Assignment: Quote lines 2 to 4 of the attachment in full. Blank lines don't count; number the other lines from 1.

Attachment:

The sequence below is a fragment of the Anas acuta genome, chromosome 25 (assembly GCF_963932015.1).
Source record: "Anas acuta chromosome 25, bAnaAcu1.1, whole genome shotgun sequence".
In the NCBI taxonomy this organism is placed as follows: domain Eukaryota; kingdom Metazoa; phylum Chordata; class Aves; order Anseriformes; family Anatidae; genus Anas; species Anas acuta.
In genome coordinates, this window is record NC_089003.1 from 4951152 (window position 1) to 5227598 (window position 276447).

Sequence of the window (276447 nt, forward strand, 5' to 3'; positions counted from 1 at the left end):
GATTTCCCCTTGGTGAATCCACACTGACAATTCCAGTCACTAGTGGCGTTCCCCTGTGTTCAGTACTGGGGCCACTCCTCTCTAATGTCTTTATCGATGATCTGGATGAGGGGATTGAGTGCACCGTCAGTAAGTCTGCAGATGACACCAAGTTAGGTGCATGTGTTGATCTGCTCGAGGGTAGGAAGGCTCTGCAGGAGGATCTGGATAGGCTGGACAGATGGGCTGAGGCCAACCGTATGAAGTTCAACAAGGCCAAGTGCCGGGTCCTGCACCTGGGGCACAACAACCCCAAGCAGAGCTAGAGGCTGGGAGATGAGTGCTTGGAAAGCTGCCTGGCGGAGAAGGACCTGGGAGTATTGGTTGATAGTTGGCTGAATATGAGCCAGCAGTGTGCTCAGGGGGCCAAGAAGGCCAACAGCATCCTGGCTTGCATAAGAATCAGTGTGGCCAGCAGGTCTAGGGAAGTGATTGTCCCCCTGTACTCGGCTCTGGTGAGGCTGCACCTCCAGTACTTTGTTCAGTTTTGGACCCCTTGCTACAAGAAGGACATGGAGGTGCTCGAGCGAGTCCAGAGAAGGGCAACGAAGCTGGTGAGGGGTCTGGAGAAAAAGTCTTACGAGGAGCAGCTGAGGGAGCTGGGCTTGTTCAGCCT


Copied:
Source record: "Anas acuta chromosome 25, bAnaAcu1.1, whole genome shotgun sequence".
In the NCBI taxonomy this organism is placed as follows: domain Eukaryota; kingdom Metazoa; phylum Chordata; class Aves; order Anseriformes; family Anatidae; genus Anas; species Anas acuta.
In genome coordinates, this window is record NC_089003.1 from 4951152 (window position 1) to 5227598 (window position 276447).